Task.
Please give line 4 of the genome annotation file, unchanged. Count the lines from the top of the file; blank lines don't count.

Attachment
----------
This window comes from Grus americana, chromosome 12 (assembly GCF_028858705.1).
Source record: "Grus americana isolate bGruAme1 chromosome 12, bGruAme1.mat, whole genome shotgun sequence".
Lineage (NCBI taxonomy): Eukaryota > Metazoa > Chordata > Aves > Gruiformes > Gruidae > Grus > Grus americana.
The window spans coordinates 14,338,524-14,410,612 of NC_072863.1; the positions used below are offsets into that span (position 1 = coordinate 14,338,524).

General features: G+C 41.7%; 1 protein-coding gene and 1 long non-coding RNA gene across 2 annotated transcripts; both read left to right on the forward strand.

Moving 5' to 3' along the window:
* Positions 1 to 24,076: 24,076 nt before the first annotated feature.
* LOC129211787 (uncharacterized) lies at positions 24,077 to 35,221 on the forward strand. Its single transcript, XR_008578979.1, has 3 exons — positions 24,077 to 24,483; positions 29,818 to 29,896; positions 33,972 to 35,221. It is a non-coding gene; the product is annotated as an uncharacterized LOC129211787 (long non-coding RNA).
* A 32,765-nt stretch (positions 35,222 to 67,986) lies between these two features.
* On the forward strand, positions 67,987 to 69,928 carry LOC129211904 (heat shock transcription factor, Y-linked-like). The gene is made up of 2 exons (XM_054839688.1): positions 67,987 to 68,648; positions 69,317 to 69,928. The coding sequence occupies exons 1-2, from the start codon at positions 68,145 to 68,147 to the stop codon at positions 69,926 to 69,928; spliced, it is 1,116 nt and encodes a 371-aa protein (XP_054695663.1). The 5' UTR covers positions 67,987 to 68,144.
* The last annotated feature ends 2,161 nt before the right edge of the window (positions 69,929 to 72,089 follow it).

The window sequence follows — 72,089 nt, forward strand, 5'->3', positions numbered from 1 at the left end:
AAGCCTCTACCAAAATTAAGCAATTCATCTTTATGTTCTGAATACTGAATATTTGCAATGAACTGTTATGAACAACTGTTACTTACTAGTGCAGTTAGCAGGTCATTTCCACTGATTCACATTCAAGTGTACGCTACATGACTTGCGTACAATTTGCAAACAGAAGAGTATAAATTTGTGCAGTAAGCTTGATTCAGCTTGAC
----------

The window spans coordinates 14,338,524-14,410,612 of NC_072863.1; the positions used below are offsets into that span (position 1 = coordinate 14,338,524).